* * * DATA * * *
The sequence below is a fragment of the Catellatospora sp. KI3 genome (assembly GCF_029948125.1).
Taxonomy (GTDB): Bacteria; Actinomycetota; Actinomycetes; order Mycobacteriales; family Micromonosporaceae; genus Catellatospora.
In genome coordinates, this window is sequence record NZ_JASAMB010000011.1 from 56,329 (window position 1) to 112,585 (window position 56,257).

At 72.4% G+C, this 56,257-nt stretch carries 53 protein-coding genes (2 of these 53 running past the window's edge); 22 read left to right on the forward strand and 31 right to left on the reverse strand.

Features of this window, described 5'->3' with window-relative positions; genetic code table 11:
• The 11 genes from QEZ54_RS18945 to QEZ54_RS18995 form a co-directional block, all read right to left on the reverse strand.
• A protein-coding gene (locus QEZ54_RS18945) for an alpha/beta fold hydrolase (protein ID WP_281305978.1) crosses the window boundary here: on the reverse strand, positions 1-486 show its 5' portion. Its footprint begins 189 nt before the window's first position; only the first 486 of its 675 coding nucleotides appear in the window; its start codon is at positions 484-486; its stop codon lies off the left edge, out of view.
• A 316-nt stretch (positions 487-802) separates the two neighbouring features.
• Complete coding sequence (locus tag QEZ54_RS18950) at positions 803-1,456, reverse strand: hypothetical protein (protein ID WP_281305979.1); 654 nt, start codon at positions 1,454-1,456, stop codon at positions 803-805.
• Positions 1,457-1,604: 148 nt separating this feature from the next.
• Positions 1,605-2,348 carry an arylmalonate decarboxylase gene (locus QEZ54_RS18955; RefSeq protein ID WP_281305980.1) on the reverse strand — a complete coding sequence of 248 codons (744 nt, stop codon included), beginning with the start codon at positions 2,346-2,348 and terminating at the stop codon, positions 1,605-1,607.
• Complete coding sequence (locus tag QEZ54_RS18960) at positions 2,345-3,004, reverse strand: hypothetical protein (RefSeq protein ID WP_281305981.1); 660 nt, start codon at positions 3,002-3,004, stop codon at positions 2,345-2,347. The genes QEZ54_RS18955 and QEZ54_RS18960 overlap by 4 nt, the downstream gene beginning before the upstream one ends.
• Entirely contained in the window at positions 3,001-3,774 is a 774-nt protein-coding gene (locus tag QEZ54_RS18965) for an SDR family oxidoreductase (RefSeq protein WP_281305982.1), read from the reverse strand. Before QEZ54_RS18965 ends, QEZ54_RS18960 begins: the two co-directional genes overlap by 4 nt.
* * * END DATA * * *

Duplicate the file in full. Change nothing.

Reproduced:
The sequence below is a fragment of the Catellatospora sp. KI3 genome (assembly GCF_029948125.1).
Taxonomy (GTDB): Bacteria; Actinomycetota; Actinomycetes; order Mycobacteriales; family Micromonosporaceae; genus Catellatospora.
In genome coordinates, this window is sequence record NZ_JASAMB010000011.1 from 56,329 (window position 1) to 112,585 (window position 56,257).

At 72.4% G+C, this 56,257-nt stretch carries 53 protein-coding genes (2 of these 53 running past the window's edge); 22 read left to right on the forward strand and 31 right to left on the reverse strand.

Features of this window, described 5'->3' with window-relative positions; genetic code table 11:
• The 11 genes from QEZ54_RS18945 to QEZ54_RS18995 form a co-directional block, all read right to left on the reverse strand.
• A protein-coding gene (locus QEZ54_RS18945) for an alpha/beta fold hydrolase (protein ID WP_281305978.1) crosses the window boundary here: on the reverse strand, positions 1-486 show its 5' portion. Its footprint begins 189 nt before the window's first position; only the first 486 of its 675 coding nucleotides appear in the window; its start codon is at positions 484-486; its stop codon lies off the left edge, out of view.
• A 316-nt stretch (positions 487-802) separates the two neighbouring features.
• Complete coding sequence (locus tag QEZ54_RS18950) at positions 803-1,456, reverse strand: hypothetical protein (protein ID WP_281305979.1); 654 nt, start codon at positions 1,454-1,456, stop codon at positions 803-805.
• Positions 1,457-1,604: 148 nt separating this feature from the next.
• Positions 1,605-2,348 carry an arylmalonate decarboxylase gene (locus QEZ54_RS18955; RefSeq protein ID WP_281305980.1) on the reverse strand — a complete coding sequence of 248 codons (744 nt, stop codon included), beginning with the start codon at positions 2,346-2,348 and terminating at the stop codon, positions 1,605-1,607.
• Complete coding sequence (locus tag QEZ54_RS18960) at positions 2,345-3,004, reverse strand: hypothetical protein (RefSeq protein ID WP_281305981.1); 660 nt, start codon at positions 3,002-3,004, stop codon at positions 2,345-2,347. The genes QEZ54_RS18955 and QEZ54_RS18960 overlap by 4 nt, the downstream gene beginning before the upstream one ends.
• Entirely contained in the window at positions 3,001-3,774 is a 774-nt protein-coding gene (locus tag QEZ54_RS18965) for an SDR family oxidoreductase (RefSeq protein WP_281305982.1), read from the reverse strand. Before QEZ54_RS18965 ends, QEZ54_RS18960 begins: the two co-directional genes overlap by 4 nt.